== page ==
Hours Until Juno Arrives at Jupiter
Typically we’ll post production updates here, but every so often a piece of space news occurs that is so awesome I want to ensure we share it.
In August of 2011, we launched the Juno probe. Juno is similar to Cassini in that it is a specialized mission to study Jupiter. Cassini which was sent to Saturn, mapped out Saturn’s rings, discovered that Saturn’s moon Enceladus likely has a sub surface ocean spewing up through ice geysers that are shaping Saturn’s rings, and also provided us with the first surface images of Saturn’s mysterious moon, Titan. Titan is the only moon in the solar system with a substantial atmosphere. Turns out the place is covered with lakes of liquid methane which we discovered when Cassini sent a secondary probe called Huygens to the surface of Titan.
Juno makes its orbital insertion maneuvers in a matter of hours at 8:18pm PST today (July 4th). During this time, Juno will reach velocities greater than any other human-made space vehicle. Even once safely in orbit, Juno will be subjected to intense radiation. Jupiter’s magnetic field is 20,000 times stronger than Earth’s capturing high energy particles from the Sun; far more than Earth’s does. To protect itself, Juno’s delicate electronics are housed within a shell of 0.8cm thick titanium armour to deflect these particles.
Juno will approach Jupiter closer than any other space craft has to study the planet’s atmosphere as well as maneuver across Jupiter’s poles to examine the planet’s intense aurora. Jupiter was the first of the planets to coalesce from the interstellar dust and gas that became our solar system and contains more mass than all the other planets combined. Jupiter could swallow a thousand Earth’s in its volume. The Juno mission hopes to elucidate how Jupiter was formed which will help us better understand the mechanics that gave rise to the other planets including Earth itself. We also hope to discover what lies beneath the maelstrom that is Jupiter’s clouds to determine what lies at its core; a great unsolved mystery of astronomy.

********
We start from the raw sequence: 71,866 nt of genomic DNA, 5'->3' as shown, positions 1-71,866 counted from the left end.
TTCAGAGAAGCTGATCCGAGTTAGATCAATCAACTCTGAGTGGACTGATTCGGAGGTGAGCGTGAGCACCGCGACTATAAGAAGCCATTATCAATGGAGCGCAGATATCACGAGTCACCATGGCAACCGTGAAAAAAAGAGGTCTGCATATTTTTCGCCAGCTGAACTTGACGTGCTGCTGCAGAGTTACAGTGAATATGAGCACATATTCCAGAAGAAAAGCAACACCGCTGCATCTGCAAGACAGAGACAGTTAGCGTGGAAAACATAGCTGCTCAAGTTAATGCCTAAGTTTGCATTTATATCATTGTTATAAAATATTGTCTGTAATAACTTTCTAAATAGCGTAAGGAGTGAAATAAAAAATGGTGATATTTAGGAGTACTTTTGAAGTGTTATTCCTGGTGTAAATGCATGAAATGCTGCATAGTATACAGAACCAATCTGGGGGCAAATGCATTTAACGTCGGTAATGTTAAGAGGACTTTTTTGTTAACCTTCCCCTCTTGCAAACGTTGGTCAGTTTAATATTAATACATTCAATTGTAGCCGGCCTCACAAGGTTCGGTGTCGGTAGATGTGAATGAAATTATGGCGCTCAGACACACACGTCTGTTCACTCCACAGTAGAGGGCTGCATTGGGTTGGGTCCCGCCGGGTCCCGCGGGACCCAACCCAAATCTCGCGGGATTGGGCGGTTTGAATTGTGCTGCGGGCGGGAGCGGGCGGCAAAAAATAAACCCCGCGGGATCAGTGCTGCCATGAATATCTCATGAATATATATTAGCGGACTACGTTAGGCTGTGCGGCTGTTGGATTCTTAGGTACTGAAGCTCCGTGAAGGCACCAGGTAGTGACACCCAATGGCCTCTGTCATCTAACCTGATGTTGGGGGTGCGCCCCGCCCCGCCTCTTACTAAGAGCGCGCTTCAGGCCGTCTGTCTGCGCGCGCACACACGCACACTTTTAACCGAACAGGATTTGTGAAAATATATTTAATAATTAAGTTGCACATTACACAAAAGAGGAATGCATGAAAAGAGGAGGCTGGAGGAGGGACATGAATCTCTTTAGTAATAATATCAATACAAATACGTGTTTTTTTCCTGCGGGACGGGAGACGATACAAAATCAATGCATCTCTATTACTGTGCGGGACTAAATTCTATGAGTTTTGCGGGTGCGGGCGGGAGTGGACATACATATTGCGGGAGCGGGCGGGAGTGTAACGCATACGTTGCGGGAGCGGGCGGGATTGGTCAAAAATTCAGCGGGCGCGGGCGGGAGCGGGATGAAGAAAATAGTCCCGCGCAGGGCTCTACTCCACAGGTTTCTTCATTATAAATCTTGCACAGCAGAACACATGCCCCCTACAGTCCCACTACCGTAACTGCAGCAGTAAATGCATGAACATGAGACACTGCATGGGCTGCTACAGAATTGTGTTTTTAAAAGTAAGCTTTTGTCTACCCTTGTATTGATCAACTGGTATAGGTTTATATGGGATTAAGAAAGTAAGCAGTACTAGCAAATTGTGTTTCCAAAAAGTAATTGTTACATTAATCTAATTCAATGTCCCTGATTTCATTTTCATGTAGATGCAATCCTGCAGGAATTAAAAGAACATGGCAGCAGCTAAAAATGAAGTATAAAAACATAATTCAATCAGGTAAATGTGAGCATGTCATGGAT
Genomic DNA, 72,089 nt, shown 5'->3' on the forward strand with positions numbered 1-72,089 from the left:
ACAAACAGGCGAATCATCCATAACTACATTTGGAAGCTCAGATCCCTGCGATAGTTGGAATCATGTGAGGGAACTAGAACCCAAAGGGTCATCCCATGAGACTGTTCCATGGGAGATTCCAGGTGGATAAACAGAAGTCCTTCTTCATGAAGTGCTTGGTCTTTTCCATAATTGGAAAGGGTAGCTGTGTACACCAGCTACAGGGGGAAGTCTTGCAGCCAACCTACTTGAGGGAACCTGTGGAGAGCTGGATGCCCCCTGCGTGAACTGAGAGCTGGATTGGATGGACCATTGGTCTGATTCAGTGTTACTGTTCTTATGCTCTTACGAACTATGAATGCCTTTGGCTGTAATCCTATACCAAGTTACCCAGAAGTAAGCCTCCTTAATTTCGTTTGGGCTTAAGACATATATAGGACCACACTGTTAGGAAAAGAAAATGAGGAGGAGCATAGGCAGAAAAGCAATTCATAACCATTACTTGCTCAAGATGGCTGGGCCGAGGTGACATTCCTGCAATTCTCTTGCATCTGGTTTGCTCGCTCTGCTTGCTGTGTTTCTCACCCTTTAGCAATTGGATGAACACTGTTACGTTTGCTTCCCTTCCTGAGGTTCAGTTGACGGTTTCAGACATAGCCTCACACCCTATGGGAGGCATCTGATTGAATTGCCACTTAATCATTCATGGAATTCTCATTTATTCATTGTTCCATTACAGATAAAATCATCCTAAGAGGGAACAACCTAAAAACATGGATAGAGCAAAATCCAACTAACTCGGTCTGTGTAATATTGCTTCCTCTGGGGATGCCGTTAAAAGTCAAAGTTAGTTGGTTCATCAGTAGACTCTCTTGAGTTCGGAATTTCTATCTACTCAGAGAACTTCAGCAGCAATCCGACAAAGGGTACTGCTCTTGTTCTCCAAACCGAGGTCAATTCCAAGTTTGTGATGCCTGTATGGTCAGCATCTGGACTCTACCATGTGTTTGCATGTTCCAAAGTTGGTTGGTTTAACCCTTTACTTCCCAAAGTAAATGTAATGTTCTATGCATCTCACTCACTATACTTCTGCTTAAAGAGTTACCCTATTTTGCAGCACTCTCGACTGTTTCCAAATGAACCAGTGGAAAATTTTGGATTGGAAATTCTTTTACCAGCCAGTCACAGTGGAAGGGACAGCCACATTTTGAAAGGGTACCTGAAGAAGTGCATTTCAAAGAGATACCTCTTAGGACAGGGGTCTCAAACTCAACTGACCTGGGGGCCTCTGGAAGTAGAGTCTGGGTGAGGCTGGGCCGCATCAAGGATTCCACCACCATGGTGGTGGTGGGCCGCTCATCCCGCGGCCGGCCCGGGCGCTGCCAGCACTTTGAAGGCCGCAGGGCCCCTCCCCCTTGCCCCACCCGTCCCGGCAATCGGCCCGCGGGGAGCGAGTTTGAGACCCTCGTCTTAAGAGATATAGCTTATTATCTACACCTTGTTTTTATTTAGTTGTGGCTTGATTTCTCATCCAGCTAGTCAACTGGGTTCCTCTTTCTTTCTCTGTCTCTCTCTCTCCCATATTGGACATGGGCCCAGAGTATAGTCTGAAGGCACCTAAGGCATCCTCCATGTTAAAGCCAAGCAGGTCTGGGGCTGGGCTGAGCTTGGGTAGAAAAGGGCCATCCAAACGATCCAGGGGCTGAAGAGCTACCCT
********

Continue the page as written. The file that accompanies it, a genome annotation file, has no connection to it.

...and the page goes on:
Juno’s mission will end in February of 2018. It won’t simply be deactivated, rather the probe will be directed to dive into Jupiter’s atmosphere until it explodes in fireball. This blaze of glory will prevent Juno from unintentionally contaminating any of Jupiter’s moons such as Europa with microbes that may have hitchhiked from Earth. We know that life is resilient and can survive in space and under intense radiation for long periods. If microbes were to land on Europa, which we believe may harbour life, they could interfere with future life-finding missions to that moon of Jupiter.
To watch today’s orbital insertion of Juno – 5 years in the making – tune in to NASATV today. Broadcasts begin at 7:30pm PST/10:30pm EST. A schedule of events can be found on this great post from the Planetary Society HERE.
You can also check out the Juno Mission Page HERE